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Tesla on the New York Times review

2013-02-14 16:38:33.65284+00 by Dan Lyke 9 comments

Tesla Motors: A Most Peculiar Test Drive:

After a negative experience several years ago with Top Gear, a popular automotive show, where they pretended that our car ran out of energy and had to be pushed back to the garage, we always carefully data log media drives. While the vast majority of journalists are honest, some believe the facts shouldn’t get in the way of a salacious story. In the case of Top Gear, they had literally written the script before they even received the car (we happened to find a copy of the script on a table while the car was being “tested”). Our car never even had a chance.

Worth a read, goes more into the practice of journalists reinforcing myths rather than reporting facts.

[ related topics: Weblogs Law Journalism and Media Automobiles Furniture ]

comments in descending chronological order (reverse):

#Comment Re: made: 2013-02-15 18:06:22.103125+00 by: Larry Burton

He's also managed to make me aware of the article (and no telling how many more) who wouldn't have even known who Broder was were it not for his protestations.

#Comment Re: made: 2013-02-15 17:39:30.715747+00 by: Mars Saxman

Elon Musk has fucked up. No matter how this all plays out, whether his original claims are all proven correct or not, he's made himself look sensitive and hotheaded.

#Comment Re: made: 2013-02-15 16:23:46.347822+00 by: Dan Lyke

The Atlantic: Elon Musk's Data Doesn't Back Up His Claims of New York Times Fakery.

#Comment Re: made: 2013-02-15 16:15:51.553963+00 by: Dan Lyke

Jalopnik tracks down the towing company, which backs up Broder's description of the car as being out of battery where Tesla was claiming it wasn't.

Via Time.com: It’s Not About the Range: How the Tesla/New York Times Controversy Misses the Point About Electric Cars.

#Comment Re: made: 2013-02-15 15:47:04.127925+00 by: Dan Lyke

Drrr... I'm not so sure now. Because if the Tesla had the smaller tires it should be traveling slower by GPS tracks than by wheel counting ticks. At any rate, someone should get a tape measure out, measure the wheel size, and take a GPS nav system and compare the speedometer to what the nav systems says for speed.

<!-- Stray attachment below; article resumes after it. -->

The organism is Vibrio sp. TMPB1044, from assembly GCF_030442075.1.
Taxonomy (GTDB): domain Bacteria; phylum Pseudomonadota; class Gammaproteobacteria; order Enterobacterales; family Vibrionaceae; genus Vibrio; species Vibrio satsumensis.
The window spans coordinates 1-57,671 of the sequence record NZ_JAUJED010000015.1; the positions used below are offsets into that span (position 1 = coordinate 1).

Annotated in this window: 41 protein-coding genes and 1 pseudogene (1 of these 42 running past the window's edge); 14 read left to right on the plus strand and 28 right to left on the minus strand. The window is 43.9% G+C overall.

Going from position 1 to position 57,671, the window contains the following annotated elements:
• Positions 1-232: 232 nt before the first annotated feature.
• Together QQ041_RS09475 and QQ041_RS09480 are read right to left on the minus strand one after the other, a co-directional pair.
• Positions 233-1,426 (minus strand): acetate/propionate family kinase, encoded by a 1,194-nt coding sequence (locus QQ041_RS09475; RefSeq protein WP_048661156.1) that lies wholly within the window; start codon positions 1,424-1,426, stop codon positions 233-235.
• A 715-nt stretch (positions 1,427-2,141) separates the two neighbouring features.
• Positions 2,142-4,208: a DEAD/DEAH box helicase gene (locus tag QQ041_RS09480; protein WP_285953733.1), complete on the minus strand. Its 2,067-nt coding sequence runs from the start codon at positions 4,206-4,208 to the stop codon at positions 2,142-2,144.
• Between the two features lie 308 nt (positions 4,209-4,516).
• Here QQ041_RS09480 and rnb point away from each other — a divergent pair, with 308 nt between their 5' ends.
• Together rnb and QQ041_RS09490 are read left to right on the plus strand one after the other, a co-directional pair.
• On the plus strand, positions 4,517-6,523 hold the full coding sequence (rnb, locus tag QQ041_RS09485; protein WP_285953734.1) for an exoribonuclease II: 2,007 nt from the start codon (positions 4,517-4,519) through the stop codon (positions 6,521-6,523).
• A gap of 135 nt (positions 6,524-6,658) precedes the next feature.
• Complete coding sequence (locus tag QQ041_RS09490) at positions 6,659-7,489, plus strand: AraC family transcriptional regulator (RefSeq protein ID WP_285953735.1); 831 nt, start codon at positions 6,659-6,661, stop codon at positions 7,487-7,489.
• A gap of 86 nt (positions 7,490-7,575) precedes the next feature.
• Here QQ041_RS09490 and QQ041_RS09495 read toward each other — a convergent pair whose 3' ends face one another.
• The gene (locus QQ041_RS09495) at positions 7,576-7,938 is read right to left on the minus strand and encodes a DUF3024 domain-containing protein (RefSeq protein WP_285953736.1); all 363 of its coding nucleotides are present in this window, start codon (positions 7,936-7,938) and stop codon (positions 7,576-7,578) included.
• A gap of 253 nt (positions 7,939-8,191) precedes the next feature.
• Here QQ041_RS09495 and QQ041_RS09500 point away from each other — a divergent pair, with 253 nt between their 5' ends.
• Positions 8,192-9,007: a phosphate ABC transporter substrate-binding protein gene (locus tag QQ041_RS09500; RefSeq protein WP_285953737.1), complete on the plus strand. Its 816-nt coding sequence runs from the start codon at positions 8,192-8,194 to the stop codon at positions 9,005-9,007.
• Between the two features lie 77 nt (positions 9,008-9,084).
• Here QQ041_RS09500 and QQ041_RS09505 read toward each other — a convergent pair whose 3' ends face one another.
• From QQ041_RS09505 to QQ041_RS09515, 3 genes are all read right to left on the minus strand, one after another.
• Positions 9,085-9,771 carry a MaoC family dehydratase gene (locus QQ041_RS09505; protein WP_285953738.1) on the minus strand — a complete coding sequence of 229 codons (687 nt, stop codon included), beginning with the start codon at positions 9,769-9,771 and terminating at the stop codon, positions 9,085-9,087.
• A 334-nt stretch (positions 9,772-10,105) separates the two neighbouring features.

But at this point it's up to Tesla to do this, because they have the car, and they have no reason to clear Broder.

#Comment Re: made: 2013-02-15 01:01:46.154107+00 by: Dan Lyke

I will note that 54*21/19 is 59.68. If the Tesla was misconfigured with the smaller wheels, that'd explain a lot...

#Comment Re: made: 2013-02-15 00:04:37.416497+00 by: Dan Lyke

The plot thickens: That Tesla Data: What It Says and What It Doesn't:

I drove normally (at the speed limit or with prevailing traffic) when I thought it was prudent to do so. I do recall setting the cruise control to about 54 m.p.h., as I wrote. The log shows the car traveling about 60 m.p.h. for a nearly 100-mile stretch on the New Jersey Turnpike. I cannot account for the discrepancy, nor for a later stretch in Connecticut where I recall driving about 45 m.p.h., but it may be the result of the car being delivered with 19-inch wheels and all-season tires, not the specified 21-inch wheels and summer tires. That just might have affected the recorded speed, range, rate of battery depletion or any number of other parameters. Tesla’s data suggests I was doing slightly more than 50 over a stretch where the speed limit was 65. The traffic was heavy in that part of Connecticut, so cruise control was not usable, and I tried to keep the speed at 50 or below without impeding traffic.

Seems like it'd behoove journalists to start carrying their own GPS trackers and recording conversations with electric car companies.

#Comment Re: made: 2013-02-14 18:06:55.583528+00 by: Dan Lyke [edit history]

But The New York Times gets more revenue from subscribers than advertisers, you'd think they'd have learned...

Not that I'd want to bring up Judith Miller and say "told you so" or anything...

[Edit: See also Walter Duranty, Jayson Blair, ....]

#Comment Re: made: 2013-02-14 17:07:29.348066+00 by: meuon

When your paying customers are the other manufacturers and dealers.. Remember that a newspapers customers are the advertisers.